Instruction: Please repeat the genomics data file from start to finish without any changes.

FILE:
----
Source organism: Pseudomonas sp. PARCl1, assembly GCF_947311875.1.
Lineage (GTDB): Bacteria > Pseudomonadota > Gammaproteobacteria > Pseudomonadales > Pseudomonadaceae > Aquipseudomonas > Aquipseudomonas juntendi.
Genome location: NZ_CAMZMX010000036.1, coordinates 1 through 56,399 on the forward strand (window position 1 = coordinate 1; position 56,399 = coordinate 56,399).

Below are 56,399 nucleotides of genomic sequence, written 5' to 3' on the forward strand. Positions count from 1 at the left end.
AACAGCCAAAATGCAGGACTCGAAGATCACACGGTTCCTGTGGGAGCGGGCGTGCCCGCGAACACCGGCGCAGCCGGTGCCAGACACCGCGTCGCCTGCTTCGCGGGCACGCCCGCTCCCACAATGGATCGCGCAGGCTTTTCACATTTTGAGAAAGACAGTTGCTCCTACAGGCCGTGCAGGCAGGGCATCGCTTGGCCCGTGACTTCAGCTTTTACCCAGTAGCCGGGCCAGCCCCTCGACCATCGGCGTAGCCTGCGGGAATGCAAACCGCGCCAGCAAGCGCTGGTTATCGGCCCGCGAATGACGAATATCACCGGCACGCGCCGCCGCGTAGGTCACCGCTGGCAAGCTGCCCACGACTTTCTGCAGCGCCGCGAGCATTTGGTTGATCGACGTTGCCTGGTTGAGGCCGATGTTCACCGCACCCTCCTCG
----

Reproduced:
Source organism: Pseudomonas sp. PARCl1, assembly GCF_947311875.1.
Lineage (GTDB): Bacteria > Pseudomonadota > Gammaproteobacteria > Pseudomonadales > Pseudomonadaceae > Aquipseudomonas > Aquipseudomonas juntendi.
Genome location: NZ_CAMZMX010000036.1, coordinates 1 through 56,399 on the forward strand (window position 1 = coordinate 1; position 56,399 = coordinate 56,399).

Below are 56,399 nucleotides of genomic sequence, written 5' to 3' on the forward strand. Positions count from 1 at the left end.
AACAGCCAAAATGCAGGACTCGAAGATCACACGGTTCCTGTGGGAGCGGGCGTGCCCGCGAACACCGGCGCAGCCGGTGCCAGACACCGCGTCGCCTGCTTCGCGGGCACGCCCGCTCCCACAATGGATCGCGCAGGCTTTTCACATTTTGAGAAAGACAGTTGCTCCTACAGGCCGTGCAGGCAGGGCATCGCTTGGCCCGTGACTTCAGCTTTTACCCAGTAGCCGGGCCAGCCCCTCGACCATCGGCGTAGCCTGCGGGAATGCAAACCGCGCCAGCAAGCGCTGGTTATCGGCCCGCGAATGACGAATATCACCGGCACGCGCCGCCGCGTAGGTCACCGCTGGCAAGCTGCCCACGACTTTCTGCAGCGCCGCGAGCATTTGGTTGATCGACGTTGCCTGGTTGAGGCCGATGTTCACCGCACCCTCCTCG